Anyone who does not wish to have their estate distributed in accordance with the rules of intestate succession needs to prepare a will or contract of inheritance. In order to prevent disputes from occurring, it is important that the testator’s final wishes be clear.
GRP Rainer Lawyers and Tax Advisors in Cologne, Berlin, Bonn, Düsseldorf, Frankfurt, Hamburg, Munich, Stuttgart and London conclude: Thinking about one’s own death may not be a common occurrence in our younger years, but it is advisable even at this early stage to give thought to the distribution of your estate. In the absence of a will or contract of inheritance, the rules of intestate succession kick in automatically. The end result does not always correlate with the testator’s wishes. Testamentary dispositions can be set out in a will or contract of inheritance and the testator can, having due regard to statutory regulations, personally designate his heirs. That being said, flawed wills are not uncommon and nor are disputes among the heirs.
To ensure that the testator’s final wishes are actually implemented and disputes can be avoided, it is important to be mindful of potential sources of errors when it comes to wills.
Despite the fact that there are few requirements pertaining to the form of handwritten wills, the testator should nonetheless bear in mind that it is not enough for him to have simply personally signed the will; the entire text has to be handwritten. Of course, his signature ought not to be omitted. Moreover, it is equally important to specify the location and date. The will should also include a suitable heading so that it is clear that the document represents the testator’s final wishes. This applies to subsequent additions or amendments as well. It is also crucial to take account of claims to a compulsory portion as well as other legal provisions.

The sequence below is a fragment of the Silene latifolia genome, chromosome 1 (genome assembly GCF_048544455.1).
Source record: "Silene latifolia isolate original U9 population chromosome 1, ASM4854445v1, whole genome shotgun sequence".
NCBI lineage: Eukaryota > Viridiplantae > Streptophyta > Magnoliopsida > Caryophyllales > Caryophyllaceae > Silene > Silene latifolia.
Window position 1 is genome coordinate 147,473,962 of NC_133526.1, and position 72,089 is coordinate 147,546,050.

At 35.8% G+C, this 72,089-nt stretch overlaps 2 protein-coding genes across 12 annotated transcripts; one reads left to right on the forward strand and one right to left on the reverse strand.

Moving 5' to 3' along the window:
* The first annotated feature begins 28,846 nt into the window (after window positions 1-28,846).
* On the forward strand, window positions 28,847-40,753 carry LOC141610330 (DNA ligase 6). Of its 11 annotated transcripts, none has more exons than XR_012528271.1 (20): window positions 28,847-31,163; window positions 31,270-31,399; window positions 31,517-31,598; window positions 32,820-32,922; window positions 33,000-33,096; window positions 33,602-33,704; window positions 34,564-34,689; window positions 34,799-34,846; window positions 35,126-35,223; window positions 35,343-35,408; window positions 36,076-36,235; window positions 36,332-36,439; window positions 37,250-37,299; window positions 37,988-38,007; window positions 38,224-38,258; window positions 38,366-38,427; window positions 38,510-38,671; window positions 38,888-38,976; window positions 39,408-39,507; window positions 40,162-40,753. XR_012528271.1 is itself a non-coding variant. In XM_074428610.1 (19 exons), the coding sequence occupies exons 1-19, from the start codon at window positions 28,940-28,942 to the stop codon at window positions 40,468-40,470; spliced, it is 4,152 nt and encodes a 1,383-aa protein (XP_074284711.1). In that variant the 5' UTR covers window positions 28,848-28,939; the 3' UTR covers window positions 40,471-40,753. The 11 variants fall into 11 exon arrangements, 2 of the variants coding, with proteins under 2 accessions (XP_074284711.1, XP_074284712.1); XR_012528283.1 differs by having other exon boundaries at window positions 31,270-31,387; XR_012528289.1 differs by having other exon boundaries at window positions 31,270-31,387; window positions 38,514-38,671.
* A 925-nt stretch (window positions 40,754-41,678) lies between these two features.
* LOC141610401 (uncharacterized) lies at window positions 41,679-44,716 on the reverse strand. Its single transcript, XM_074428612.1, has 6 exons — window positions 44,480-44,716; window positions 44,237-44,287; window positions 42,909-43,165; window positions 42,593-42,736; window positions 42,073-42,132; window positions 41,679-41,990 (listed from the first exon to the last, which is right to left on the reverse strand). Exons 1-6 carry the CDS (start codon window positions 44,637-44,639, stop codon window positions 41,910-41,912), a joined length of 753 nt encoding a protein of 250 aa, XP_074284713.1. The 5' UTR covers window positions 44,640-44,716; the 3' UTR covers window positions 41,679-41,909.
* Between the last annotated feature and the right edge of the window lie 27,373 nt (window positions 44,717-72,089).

Another important factor is keeping the will in a place where the heirs will be able to find it. One option is to hand it over for a fee to the probate court for safekeeping.
To prevent any misunderstandings from arising, one should also ensure that the wording is unambiguous. It ought to be apparent from this what the testator wanted to achieve with his dispositions. The clearer the wording, the less of a basis there is for disputes and the more confidence the testator can have that his testamentary dispositions will be implemented in accordance with his wishes.
Lawyers who are experienced in the field of succession law can advise on matters relating to wills and contracts of inheritance.
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